|This is not actually Alexis, by the way, though such is already painfully obvious to all. I can only wish I had such a nice figure.|
Happy New Year, Feliz Ano Nuevo, Bonne Annee, Gong Hay Fat Choy, Gong Zi Fa Cai, or however you most like to say or hear it.
New Year's resolutions are something that I consider a waste of time. For the most part, if a person needs to change something about himself or herself, what is the point of waiting until the next January 1 to begin to address it? Do it now! Perhaps a modification in a person's financial practices is considered, such as making a decision to be more careful and systematic in saving receipts. Maybe the idea occurs to a person too late in a given calendar year for it to make an appreciable difference in that year, but making the change would create a tangible benefit if it were done for an entire year or at least for the better part of a year. A rationale for postponing the change until the onset of the next calendar year might then conceivably make sense. Otherwise it's an exercise in absurdity. If a change is important enough to make, anyone who is sufficiently committed to make whatever change has been proposed after January 1 would do so if he or she decided to immediately [or very next day at the absolute latest] effect the change.
I had a very quiet New Year's Eve / New Year celebration. I spent it at my pseudo-relatives' condo in the mountains of Utah. My original plan had been to spend the days between Christmas and New Year's Day in the Beehive State, but plans changed for all of my prospective travel companions. I didn't want to go there all by myself Then my aunt called and said their family was chartering a flight for a three-day trip to Utah. I chose to go with them. Once there, I managed to squeeze about twenty hours of skiing and snowboarding into three days. The time there was an almost perfect interval -- just enough time on the slopes to have made the plane trip worth my while, and then as I was beginning to feel most fortunate that I normally live in parts of California that have mild climates, it was time to board the plane again and to return to California.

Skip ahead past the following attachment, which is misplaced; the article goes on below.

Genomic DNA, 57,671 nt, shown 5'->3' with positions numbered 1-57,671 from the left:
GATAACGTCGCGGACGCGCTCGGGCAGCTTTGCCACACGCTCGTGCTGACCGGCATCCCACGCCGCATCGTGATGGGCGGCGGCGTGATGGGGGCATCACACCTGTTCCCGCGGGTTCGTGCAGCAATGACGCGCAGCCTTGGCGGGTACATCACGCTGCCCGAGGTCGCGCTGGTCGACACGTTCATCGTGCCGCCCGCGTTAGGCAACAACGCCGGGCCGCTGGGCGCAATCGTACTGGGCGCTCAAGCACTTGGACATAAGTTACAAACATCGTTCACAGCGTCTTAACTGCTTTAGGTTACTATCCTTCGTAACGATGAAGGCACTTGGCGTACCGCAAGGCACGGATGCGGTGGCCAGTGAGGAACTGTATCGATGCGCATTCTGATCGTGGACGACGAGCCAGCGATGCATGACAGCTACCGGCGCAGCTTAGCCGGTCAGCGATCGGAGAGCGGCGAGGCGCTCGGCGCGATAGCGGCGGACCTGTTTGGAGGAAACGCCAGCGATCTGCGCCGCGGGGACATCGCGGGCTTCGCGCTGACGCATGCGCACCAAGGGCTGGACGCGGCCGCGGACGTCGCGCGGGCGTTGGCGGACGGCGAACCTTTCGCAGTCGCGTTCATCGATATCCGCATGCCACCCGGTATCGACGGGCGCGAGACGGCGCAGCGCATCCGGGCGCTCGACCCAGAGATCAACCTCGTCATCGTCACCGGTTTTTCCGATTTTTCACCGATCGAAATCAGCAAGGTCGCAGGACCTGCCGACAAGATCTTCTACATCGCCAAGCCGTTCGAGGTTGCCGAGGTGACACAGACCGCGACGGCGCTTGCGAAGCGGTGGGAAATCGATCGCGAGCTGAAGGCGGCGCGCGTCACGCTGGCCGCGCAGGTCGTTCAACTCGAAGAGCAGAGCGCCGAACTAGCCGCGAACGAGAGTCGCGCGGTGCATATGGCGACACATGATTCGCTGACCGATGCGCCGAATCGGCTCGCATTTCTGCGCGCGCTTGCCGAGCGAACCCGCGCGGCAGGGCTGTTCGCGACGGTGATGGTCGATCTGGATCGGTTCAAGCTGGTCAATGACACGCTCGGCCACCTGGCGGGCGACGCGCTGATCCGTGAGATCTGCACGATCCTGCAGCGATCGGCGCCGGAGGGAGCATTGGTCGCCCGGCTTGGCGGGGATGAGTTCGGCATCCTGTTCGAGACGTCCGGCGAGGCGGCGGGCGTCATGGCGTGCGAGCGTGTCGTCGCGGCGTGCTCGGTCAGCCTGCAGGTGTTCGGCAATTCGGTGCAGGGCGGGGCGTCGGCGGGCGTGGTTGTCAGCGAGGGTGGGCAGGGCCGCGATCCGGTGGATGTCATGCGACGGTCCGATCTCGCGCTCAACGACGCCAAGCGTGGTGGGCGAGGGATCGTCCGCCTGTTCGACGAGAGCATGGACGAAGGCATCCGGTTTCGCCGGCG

I seriously considered enrolling in a medical school in a location further north and with harsher winters even than those typically experienced in most parts of Utah. Think The Great White North if you need more specifics to create a picture in your mind. In what was probably a fortunate turn of events for me, the day I flew there for the interview, the area was hit with a winter storm so harsh that it could have stranded me there for a week. as I'm reading this back to myself, it hardly sounds like serendipity, except for two reasons:1) a professor with whom I was interviewing absolutely had to make it to Philadelphia within two days and was driving herself there in a four-wheel drive, and generously offered me a ride so that I would be able to catch a flight from an airport that wasn't closed due to inclement weather; and 2) I saw just enough of winter weather to realize that moving there all by myself and committing to live in it for however many days each year that Mother Nature chose to send it for the next four years might not be the wisest course of action I could take. I still may choose to complete my one-year internship in a place with real winters -- perhaps even at or near the virtually Siberian facility where I interviewed -- but I'm not committing to any more than a single year in such a location.
My old on-again/off-again flame Jared was there. The flame never burned all that brightly to be perfectly honest, but it's still at least flickering. Who the hell knows where that relationship will end up? Only time will tell.
I have less than thirty-three hours in which to successfully transition from my vacation mode persona of "merry sunshine Alexis" back to my school alter ego of Cutthroat Bitch. I'll probably make it if I begin the transition as soon as I get into my car for the return trip. Matthew and I will be driving separately, so he won't care.